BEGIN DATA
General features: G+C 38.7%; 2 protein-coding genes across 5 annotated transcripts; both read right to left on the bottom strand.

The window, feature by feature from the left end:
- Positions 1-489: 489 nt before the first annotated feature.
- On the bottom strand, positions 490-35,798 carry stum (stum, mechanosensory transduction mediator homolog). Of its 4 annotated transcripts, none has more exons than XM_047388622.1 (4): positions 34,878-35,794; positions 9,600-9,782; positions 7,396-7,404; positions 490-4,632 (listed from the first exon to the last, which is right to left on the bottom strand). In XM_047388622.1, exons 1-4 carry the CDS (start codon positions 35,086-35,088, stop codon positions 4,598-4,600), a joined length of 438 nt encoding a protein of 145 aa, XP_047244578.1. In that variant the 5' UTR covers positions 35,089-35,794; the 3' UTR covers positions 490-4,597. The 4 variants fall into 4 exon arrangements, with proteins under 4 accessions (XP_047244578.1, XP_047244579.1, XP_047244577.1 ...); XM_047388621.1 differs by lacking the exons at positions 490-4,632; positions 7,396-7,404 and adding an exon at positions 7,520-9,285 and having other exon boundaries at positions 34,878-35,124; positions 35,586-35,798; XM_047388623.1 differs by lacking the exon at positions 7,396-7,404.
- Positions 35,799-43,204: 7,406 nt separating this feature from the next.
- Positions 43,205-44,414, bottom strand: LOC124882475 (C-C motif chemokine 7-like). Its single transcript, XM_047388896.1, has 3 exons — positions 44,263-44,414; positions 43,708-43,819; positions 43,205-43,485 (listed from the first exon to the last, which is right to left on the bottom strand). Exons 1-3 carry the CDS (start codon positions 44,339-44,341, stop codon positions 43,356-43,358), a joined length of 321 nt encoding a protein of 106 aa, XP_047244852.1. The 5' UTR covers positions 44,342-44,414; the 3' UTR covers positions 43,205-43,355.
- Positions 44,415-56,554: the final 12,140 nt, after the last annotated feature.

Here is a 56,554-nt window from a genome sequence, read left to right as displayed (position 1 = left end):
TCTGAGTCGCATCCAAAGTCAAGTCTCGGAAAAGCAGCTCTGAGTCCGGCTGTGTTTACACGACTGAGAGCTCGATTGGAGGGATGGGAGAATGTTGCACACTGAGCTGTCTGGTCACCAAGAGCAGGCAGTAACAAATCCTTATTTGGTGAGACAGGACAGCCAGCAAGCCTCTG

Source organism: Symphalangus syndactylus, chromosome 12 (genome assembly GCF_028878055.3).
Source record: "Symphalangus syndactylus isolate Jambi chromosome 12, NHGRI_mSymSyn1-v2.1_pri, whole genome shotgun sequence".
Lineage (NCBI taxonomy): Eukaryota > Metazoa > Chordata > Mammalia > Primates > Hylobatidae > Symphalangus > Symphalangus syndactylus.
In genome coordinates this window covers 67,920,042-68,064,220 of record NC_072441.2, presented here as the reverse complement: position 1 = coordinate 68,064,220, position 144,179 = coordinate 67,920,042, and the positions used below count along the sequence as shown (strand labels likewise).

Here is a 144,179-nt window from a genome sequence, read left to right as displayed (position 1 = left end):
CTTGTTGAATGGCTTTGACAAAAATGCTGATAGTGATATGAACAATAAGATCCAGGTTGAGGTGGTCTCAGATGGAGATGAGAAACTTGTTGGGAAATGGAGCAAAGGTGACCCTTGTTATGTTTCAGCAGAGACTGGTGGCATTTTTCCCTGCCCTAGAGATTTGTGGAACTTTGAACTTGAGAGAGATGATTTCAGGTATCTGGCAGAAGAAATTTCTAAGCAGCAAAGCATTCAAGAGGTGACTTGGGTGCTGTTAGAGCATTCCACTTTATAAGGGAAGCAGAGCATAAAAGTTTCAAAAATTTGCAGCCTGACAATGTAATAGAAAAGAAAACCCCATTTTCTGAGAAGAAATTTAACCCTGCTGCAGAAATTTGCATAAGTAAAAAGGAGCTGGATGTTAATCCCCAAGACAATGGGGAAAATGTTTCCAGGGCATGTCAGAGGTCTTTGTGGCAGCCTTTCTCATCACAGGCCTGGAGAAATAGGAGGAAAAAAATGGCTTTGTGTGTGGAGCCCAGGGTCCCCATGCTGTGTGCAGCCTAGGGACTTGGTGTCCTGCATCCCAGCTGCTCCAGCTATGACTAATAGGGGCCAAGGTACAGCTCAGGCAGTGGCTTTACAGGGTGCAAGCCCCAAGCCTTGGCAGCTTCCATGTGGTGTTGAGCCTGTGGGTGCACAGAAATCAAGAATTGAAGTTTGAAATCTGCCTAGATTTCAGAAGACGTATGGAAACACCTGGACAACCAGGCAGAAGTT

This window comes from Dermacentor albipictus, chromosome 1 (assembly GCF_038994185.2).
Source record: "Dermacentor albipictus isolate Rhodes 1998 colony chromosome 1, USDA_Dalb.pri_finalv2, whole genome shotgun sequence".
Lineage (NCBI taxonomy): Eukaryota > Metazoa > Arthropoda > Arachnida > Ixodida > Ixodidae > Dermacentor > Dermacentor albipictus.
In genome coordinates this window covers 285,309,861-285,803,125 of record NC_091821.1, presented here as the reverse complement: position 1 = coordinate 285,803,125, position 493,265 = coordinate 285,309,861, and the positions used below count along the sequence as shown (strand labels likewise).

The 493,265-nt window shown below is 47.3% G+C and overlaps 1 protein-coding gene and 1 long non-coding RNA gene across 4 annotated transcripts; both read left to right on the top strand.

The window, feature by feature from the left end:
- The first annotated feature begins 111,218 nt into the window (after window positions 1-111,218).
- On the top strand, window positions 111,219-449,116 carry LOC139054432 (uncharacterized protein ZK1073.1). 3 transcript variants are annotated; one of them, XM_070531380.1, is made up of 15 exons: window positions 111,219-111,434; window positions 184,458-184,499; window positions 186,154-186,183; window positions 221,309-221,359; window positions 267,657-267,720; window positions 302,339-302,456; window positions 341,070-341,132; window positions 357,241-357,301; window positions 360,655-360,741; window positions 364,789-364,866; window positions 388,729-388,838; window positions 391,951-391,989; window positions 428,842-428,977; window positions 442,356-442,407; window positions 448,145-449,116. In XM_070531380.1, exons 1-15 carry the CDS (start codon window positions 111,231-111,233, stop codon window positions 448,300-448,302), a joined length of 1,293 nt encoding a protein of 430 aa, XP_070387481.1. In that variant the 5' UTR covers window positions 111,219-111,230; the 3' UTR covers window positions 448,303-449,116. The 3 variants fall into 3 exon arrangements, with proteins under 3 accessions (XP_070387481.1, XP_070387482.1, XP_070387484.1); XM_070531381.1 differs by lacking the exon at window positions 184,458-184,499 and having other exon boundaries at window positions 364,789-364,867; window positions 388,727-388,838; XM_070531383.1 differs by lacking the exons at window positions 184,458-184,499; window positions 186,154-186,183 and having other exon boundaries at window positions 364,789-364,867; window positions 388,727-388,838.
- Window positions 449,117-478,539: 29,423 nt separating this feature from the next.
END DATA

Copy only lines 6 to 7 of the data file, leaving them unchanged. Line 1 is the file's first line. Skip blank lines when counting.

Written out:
- Positions 43,205-44,414, bottom strand: LOC124882475 (C-C motif chemokine 7-like). Its single transcript, XM_047388896.1, has 3 exons — positions 44,263-44,414; positions 43,708-43,819; positions 43,205-43,485 (listed from the first exon to the last, which is right to left on the bottom strand). Exons 1-3 carry the CDS (start codon positions 44,339-44,341, stop codon positions 43,356-43,358), a joined length of 321 nt encoding a protein of 106 aa, XP_047244852.1. The 5' UTR covers positions 44,342-44,414; the 3' UTR covers positions 43,205-43,355.
- Positions 44,415-56,554: the final 12,140 nt, after the last annotated feature.